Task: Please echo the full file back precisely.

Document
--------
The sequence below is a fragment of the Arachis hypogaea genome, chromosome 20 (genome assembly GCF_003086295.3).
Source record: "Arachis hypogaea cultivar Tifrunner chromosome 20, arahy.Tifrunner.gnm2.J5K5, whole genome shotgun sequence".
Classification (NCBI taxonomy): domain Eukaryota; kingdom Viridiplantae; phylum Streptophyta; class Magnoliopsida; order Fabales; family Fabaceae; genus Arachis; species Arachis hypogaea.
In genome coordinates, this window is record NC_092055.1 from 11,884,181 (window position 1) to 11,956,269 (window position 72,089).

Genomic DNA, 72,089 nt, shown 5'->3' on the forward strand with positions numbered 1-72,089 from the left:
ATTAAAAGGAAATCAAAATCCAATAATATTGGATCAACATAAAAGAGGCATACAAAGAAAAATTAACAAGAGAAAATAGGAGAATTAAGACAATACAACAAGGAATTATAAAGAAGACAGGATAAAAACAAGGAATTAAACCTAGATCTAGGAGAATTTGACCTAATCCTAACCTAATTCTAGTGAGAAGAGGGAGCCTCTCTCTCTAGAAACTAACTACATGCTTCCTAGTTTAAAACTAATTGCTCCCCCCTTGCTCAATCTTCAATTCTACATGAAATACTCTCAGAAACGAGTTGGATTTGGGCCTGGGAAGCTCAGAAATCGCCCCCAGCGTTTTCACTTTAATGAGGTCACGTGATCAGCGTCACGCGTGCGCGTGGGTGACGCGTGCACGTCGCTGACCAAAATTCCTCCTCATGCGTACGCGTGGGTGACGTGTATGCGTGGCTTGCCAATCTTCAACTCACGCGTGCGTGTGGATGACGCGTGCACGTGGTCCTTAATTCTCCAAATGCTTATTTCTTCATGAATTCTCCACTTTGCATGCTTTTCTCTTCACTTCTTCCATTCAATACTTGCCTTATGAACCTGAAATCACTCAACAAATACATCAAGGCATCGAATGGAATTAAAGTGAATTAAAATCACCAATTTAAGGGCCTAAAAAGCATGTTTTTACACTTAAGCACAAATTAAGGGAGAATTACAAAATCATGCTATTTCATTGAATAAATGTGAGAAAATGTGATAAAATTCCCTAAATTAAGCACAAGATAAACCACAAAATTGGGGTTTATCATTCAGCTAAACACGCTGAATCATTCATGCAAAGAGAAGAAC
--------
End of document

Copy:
The sequence below is a fragment of the Arachis hypogaea genome, chromosome 20 (genome assembly GCF_003086295.3).
Source record: "Arachis hypogaea cultivar Tifrunner chromosome 20, arahy.Tifrunner.gnm2.J5K5, whole genome shotgun sequence".
Classification (NCBI taxonomy): domain Eukaryota; kingdom Viridiplantae; phylum Streptophyta; class Magnoliopsida; order Fabales; family Fabaceae; genus Arachis; species Arachis hypogaea.
In genome coordinates, this window is record NC_092055.1 from 11,884,181 (window position 1) to 11,956,269 (window position 72,089).

Genomic DNA, 72,089 nt, shown 5'->3' on the forward strand with positions numbered 1-72,089 from the left:
ATTAAAAGGAAATCAAAATCCAATAATATTGGATCAACATAAAAGAGGCATACAAAGAAAAATTAACAAGAGAAAATAGGAGAATTAAGACAATACAACAAGGAATTATAAAGAAGACAGGATAAAAACAAGGAATTAAACCTAGATCTAGGAGAATTTGACCTAATCCTAACCTAATTCTAGTGAGAAGAGGGAGCCTCTCTCTCTAGAAACTAACTACATGCTTCCTAGTTTAAAACTAATTGCTCCCCCCTTGCTCAATCTTCAATTCTACATGAAATACTCTCAGAAACGAGTTGGATTTGGGCCTGGGAAGCTCAGAAATCGCCCCCAGCGTTTTCACTTTAATGAGGTCACGTGATCAGCGTCACGCGTGCGCGTGGGTGACGCGTGCACGTCGCTGACCAAAATTCCTCCTCATGCGTACGCGTGGGTGACGTGTATGCGTGGCTTGCCAATCTTCAACTCACGCGTGCGTGTGGATGACGCGTGCACGTGGTCCTTAATTCTCCAAATGCTTATTTCTTCATGAATTCTCCACTTTGCATGCTTTTCTCTTCACTTCTTCCATTCAATACTTGCCTTATGAACCTGAAATCACTCAACAAATACATCAAGGCATCGAATGGAATTAAAGTGAATTAAAATCACCAATTTAAGGGCCTAAAAAGCATGTTTTTACACTTAAGCACAAATTAAGGGAGAATTACAAAATCATGCTATTTCATTGAATAAATGTGAGAAAATGTGATAAAATTCCCTAAATTAAGCACAAGATAAACCACAAAATTGGGGTTTATCATTCAGCTAAACACGCTGAATCATTCATGCAAAGAGAAGAAC